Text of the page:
The U.S. Air Force affirmed Tuesday that a hypersonic weapons “arms race” is well underway between the United States and China.
Secretary Frank Kendall told Reuters, “There is an arms race, not necessarily for increased numbers, but for increased quality.”
DF-17 Dongfeng medium-range ballistic missiles equipped with a DF-ZF hypersonic glide vehicle, involved in a military parade to mark the 70th anniversary of the Chinese People’s Republic. (Photo by Zoya RusinovaTASS via Getty Images)
“It’s an arms race that has been going on for quite some time,” he said. “The Chinese have been at it very aggressively.”
Kendall’s comments came weeks after Chairman of the Joint Chiefs of Staff Gen. Mark Milley confirmed that China had conducted tests of its hypersonic weapons systems over the summer, likening it to the “Sputnik moment” of the late 1950s when the Soviet Union and the United States were competing in the space race.
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The Pentagon has held a hypersonic weapons test of its own this year, but with mixed results. A test for an experimental system from the Pacific Spaceport Complex on Kodiak Island in Alaska in October failed because of a problem with the booster system, Reuters reported.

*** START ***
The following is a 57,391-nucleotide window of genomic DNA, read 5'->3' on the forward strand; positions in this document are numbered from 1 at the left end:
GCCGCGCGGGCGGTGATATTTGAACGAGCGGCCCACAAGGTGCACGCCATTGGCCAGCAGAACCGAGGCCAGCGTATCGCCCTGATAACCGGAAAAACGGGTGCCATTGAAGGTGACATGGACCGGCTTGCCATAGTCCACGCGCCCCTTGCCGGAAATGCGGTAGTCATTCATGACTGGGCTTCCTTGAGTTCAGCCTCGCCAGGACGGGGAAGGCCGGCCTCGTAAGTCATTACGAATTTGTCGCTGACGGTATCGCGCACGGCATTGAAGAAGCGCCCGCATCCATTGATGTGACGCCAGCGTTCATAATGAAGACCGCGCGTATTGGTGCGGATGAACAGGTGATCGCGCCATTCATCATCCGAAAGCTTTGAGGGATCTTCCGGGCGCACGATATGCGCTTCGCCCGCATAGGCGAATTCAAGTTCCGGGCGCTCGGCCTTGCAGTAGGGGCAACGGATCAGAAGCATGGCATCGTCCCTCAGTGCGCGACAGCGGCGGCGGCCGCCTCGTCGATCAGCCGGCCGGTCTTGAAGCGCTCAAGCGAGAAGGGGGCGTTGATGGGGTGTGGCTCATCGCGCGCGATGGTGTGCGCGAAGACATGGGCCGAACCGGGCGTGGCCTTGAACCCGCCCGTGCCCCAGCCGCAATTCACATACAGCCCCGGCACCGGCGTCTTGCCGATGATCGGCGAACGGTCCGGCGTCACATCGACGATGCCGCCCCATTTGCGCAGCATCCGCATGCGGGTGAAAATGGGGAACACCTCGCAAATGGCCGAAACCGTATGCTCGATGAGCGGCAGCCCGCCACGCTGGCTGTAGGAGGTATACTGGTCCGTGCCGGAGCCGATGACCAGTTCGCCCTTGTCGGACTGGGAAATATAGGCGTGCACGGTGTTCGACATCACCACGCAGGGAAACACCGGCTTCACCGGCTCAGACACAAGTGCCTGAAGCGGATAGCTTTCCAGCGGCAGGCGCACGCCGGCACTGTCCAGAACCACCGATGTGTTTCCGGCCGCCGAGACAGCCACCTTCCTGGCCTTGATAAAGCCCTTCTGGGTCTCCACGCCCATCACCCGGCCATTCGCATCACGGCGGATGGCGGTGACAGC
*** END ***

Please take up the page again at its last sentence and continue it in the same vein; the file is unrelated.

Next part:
A Hypersonic Air-breathing Weapons Concept (HAWC) missile in seen in an artist’s conception. (Defense/Handout via REUTERS.)
Hypersonic weapons are broadly defined as any vehicle or missile that moves at Mach 5, five times the speed of sound, or around 3,800 miles per hour.
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Speaking to Reuters, Kendall admitted the U.S. has focused resources on Iraq and Afghanistan at the expense of developing hypersonic weapons.
“This isn’t saying we’ve done nothing, but we haven’t done enough,” he said.
Kendall also admitted that the military’s equipment could use an overhaul.
FILE: The US Navy, in collaboration with the US Army, conducts a static fire test of the first stage of the newly developed 34.5″ common hypersonic missile that will be fielded by both services, in Promontory, Utah, U.S., in this handout image taken on October 28, 2021. ( )
Fox News has reached out to the U.S. Air Force for further comment and will update this story accordingly.
Kendall’s remarks reflect a growing effort by Biden administration officials to put more focus on China and Russia after the U.S.’s chaotic withdrawal from Afghanistan in August.
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In its 2021 Global Posture Review, published Monday, the Pentagon said it was planning major infrastructure improvements at military airfields in Guam and Australia to counter China in the Asia-Pacific region.
Fox News’ Andrew Mark Miller and Peter Aitken contributed to this report.